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We need a state cuisine. And it should be Cal-Mex

We need a state cuisine. And it should be Cal-Mex
A barbacoa vampiro gets toppings at the family-owned taco truck, Asadero Chikali, in East Los Angeles. (Myung J. Chun / Los Angeles Times)

California now has an official state sport: surfing. Are you excited yet?

Hanging ten joins 30-plus state emblems, including our official bird (quail) and our official pattern (tartan, of all things).

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They’re all nice gestures; politicians are trying, in their small way, to create a shared heritage for such a vast state. But most designations have little day-to-day significance for Californians — when was the last time you had any use for our official state lichen? And who has time to surf?

If Sacramento wants anyone to care about an official state designation, if it wants that designation to be meaningful, it should pick an official state cuisine. And the choice should be Cal-Mex.

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I’m not talking about Mexican food, which (contrary to what Tucker Carlson asserts) belongs to Mexico. I’m talking about its manifestation in California, where a unique food culture rose up over the past 170 years to influence all of America’s eating habits and keep us full and hungry.

Fans of other cuisines will complain that Cal-Mex isn’t worthy to represent the whole state, but they’re all pretenders to the throne.


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Here’s just a small combo plate of our accomplishments: San Francisco gave America the Mission burrito, that foil-wrapped brick of meat, beans and rice made famous by Chipotle. San Diego offered the French-fry-stuffed California burrito, which is slowly spreading across college towns because it’s the ultimate undergrad grub. Downey threw in Taco Bell — hate their food all you want, but the company served up the first taste of tacos for millions, and set the table for better things to come.

East L.A. gifted America the taco truck; Orange County, Korean tacos. Right now, Mexican American cooks like Wes Avila of Guerrilla Tacos and Carlos Salgado of Taco Maria are teaching Americans that classical kitchen techniques work just fine with Mexican food. Even Encino made its contribution: It was the home of the first El Torito, which taught America how to love margaritas. And let’s not forget the Hass avocado, the fruit that launched a thousand guacamole bowls and hipster toasts.

We need an official state cuisine now because food culture is more popular than ever. Nearly everyone under 40 whips out their smartphones to Instagram the meal in front of them. The stories of the men and women who cook our meals are getting told online, in podcasts and on television. People are newly obsessed with how we eat in the Golden State, from high-end dinners to the tamale lady.

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Declaring Cal-Mex our official state cuisine will not only attract culinary tourism, but also also inspire Californians to explore their state one living, delicious bite of history at a time. You must visit different regions to grasp the nature of our foodways. Swing through the Central Valley and order steak ranchero, the region’s favorite Cal-Mex entree. Go visit Mi Ranchito in Stockton and feast on huge combo plates with a side of chicanas, an appetizer of sautéed steak and vegetables found only in Northern California. Get a Parmesan-cheese-spiked taco from Jimboys, a chain that started in Lake Tahoe that’s now spreading across Southern California and isn’t half bad.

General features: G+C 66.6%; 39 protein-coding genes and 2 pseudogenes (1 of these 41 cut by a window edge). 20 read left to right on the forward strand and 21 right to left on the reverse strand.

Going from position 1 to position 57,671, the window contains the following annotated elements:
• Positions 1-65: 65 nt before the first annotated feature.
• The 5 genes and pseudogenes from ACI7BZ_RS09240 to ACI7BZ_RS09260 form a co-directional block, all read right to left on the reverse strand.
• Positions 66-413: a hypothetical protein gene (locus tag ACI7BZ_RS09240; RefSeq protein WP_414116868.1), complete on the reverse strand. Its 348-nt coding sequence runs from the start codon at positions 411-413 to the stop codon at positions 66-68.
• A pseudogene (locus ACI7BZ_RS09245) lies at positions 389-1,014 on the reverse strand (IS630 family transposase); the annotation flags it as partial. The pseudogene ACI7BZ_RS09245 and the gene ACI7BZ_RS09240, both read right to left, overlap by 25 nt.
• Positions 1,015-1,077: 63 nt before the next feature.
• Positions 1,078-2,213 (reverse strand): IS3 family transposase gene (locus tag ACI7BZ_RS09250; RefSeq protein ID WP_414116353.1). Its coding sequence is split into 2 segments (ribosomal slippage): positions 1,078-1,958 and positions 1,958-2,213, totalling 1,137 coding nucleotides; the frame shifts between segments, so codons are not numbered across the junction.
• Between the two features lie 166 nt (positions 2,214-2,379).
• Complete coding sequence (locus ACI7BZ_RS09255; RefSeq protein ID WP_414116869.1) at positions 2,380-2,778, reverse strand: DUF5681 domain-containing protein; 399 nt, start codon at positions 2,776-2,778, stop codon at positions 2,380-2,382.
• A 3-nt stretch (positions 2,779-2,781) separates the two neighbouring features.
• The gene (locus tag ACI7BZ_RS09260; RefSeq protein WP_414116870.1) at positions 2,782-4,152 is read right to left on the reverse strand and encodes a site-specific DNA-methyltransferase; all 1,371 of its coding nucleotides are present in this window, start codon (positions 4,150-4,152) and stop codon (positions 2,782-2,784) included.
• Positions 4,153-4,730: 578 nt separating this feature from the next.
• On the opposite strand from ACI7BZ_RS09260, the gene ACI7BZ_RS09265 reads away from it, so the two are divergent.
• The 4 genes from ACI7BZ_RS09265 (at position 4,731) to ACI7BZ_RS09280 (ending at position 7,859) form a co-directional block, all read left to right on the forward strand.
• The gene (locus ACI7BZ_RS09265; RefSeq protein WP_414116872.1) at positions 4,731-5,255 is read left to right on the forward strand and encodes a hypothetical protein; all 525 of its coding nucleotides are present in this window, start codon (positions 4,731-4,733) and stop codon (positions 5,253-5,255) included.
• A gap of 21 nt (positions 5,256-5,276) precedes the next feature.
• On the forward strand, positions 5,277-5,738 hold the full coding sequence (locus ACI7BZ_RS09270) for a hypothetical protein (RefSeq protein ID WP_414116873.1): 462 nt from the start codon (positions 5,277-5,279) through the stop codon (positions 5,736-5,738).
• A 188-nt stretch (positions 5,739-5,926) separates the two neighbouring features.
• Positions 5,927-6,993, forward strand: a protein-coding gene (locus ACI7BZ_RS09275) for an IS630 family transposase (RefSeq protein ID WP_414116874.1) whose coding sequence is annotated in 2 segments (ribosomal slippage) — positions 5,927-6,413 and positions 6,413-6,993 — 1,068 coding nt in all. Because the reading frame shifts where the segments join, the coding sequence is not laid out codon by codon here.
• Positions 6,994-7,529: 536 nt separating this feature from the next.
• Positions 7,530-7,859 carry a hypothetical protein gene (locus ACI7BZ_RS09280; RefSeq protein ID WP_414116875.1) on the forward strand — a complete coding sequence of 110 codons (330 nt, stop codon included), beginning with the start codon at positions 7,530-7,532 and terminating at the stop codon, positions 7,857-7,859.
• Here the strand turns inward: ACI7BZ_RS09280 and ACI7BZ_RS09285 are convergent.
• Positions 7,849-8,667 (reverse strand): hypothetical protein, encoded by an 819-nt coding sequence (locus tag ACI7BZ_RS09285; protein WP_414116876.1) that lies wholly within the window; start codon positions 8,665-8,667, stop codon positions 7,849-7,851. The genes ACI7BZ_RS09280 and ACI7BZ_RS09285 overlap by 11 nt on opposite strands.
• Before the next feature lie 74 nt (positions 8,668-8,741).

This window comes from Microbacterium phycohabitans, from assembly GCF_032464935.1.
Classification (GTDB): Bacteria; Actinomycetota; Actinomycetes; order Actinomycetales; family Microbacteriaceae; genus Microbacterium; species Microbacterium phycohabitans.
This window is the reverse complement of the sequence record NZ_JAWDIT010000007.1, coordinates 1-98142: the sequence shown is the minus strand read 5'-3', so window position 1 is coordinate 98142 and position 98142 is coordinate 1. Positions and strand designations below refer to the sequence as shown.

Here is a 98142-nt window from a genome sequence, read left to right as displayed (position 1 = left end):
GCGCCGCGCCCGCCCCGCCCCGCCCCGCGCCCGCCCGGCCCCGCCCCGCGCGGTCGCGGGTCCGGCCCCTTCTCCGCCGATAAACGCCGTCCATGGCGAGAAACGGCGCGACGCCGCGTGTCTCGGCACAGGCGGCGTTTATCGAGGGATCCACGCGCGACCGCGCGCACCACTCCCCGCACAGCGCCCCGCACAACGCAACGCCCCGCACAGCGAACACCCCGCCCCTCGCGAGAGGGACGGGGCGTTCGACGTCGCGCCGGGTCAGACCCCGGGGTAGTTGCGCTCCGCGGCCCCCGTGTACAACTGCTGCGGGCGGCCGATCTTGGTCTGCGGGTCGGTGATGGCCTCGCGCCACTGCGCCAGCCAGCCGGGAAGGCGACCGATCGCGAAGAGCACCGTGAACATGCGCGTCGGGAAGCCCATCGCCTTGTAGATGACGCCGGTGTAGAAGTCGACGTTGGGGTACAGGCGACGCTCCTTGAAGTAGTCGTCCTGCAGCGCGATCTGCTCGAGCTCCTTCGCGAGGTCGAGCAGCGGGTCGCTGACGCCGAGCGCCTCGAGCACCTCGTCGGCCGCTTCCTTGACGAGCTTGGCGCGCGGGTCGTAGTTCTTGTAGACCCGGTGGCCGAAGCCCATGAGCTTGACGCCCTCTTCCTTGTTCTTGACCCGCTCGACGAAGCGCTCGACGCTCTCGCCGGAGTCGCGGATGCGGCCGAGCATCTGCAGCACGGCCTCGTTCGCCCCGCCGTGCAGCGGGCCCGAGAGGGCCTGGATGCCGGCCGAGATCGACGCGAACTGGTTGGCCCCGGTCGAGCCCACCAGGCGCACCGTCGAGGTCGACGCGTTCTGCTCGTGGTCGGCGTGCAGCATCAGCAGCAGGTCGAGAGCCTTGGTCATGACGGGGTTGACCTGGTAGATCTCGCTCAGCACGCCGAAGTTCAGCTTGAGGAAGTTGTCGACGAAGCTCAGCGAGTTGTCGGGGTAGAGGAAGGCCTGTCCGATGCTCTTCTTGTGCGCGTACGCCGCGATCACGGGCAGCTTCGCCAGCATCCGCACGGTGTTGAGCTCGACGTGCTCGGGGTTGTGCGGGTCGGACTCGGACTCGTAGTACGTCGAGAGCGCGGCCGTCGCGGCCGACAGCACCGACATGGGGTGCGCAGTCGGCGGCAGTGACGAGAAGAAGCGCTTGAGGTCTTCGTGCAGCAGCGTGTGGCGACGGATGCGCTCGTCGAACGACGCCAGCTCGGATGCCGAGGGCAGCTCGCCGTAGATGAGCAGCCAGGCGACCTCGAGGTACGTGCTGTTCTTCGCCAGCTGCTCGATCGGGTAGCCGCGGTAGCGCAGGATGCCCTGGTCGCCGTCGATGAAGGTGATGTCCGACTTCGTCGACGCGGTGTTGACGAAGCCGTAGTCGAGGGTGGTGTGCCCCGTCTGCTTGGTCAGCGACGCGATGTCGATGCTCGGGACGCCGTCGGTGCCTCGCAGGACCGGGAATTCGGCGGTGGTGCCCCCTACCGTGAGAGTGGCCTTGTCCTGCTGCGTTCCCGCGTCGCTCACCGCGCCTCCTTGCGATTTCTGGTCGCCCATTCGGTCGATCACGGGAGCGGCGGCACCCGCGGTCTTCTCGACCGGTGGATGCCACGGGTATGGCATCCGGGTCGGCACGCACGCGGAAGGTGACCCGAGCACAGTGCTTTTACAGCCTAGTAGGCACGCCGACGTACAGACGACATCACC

Drop into Yermo and try to guess the location of the first Del Taco, or make a trek to the original El Cholo on Western Avenue, which is going to celebrate its 95th anniversary this fall and is the third-oldest continuously operating Mexican restaurant in the United States (after Lerua’s and El Charro Café in Tucson).

Cal-Mex also deserves an official designation because it’s long been disrespected. Food writers and historians have mocked our bolder contributions — pastrami burritos, Mexican teriyaki bowls, Doritos (invented at Disneyland) and Flamin’ Hot Cheetos (created in Rancho Cucamonga by Richard Montañez, a Mexican American janitor who’s now a PepsiCo executive) — as a mongrelization of “authentic” Mexican food.

Even now, a lot of food lovers ignore Cal-Mex and would rather obsess about regional Mexican food that has come to California over the past generation — Oaxacan moles, Sinaloan seafood, Mexico City sandwiches. Those newcomers are great, but would have never drawn a crowd without dishes like chile verde, tamale pie, and hard-shell tacos to prepare Americans’ appetites.

Fans of other cuisines will complain that Cal-Mex isn’t worthy to represent the whole state, but they’re all pretenders to the throne. Wine country food is too frou-frou; fast-food culture, too soulless. The California cuisine pioneered by Alice Waters, Wolfgang Puck and others was important, because it taught urban and suburban diners that the best food is the freshest, healthiest and most local, and that fusion food can be fun. But let’s be honest: All they did was ape the farmers and immigrants who’ve eaten like that for generations, but never got book deals out of it.

We might worship differently, be registered to different parties, and not even speak the same language. But we all eventually eat Cal-Mex. It’s the state at its finest: always innovative, partly Mexican, and forever sabroso.

OK, Sacramento: Who there will call me so we can work on a bill? Taquitos at Cielito Lindo are on me — if the FPPC allows it, of course!

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Follow @GustavoArellano on Twitter

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